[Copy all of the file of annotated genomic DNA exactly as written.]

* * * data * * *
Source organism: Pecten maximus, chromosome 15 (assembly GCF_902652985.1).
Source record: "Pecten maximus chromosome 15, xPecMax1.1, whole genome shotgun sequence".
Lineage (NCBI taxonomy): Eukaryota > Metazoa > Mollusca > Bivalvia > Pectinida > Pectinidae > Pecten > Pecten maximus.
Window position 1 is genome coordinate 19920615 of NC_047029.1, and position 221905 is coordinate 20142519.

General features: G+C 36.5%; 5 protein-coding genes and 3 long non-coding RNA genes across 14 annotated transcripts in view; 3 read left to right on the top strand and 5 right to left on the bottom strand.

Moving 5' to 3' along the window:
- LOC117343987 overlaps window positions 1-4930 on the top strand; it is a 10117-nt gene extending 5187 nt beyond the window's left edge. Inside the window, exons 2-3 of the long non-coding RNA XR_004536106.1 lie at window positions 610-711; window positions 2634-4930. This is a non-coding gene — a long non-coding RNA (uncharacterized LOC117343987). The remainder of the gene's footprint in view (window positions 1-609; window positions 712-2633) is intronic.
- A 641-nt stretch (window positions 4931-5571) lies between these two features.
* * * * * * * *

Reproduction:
Source organism: Pecten maximus, chromosome 15 (assembly GCF_902652985.1).
Source record: "Pecten maximus chromosome 15, xPecMax1.1, whole genome shotgun sequence".
Lineage (NCBI taxonomy): Eukaryota > Metazoa > Mollusca > Bivalvia > Pectinida > Pectinidae > Pecten > Pecten maximus.
Window position 1 is genome coordinate 19920615 of NC_047029.1, and position 221905 is coordinate 20142519.

General features: G+C 36.5%; 5 protein-coding genes and 3 long non-coding RNA genes across 14 annotated transcripts in view; 3 read left to right on the top strand and 5 right to left on the bottom strand.

Moving 5' to 3' along the window:
- LOC117343987 overlaps window positions 1-4930 on the top strand; it is a 10117-nt gene extending 5187 nt beyond the window's left edge. Inside the window, exons 2-3 of the long non-coding RNA XR_004536106.1 lie at window positions 610-711; window positions 2634-4930. This is a non-coding gene — a long non-coding RNA (uncharacterized LOC117343987). The remainder of the gene's footprint in view (window positions 1-609; window positions 712-2633) is intronic.
- A 641-nt stretch (window positions 4931-5571) lies between these two features.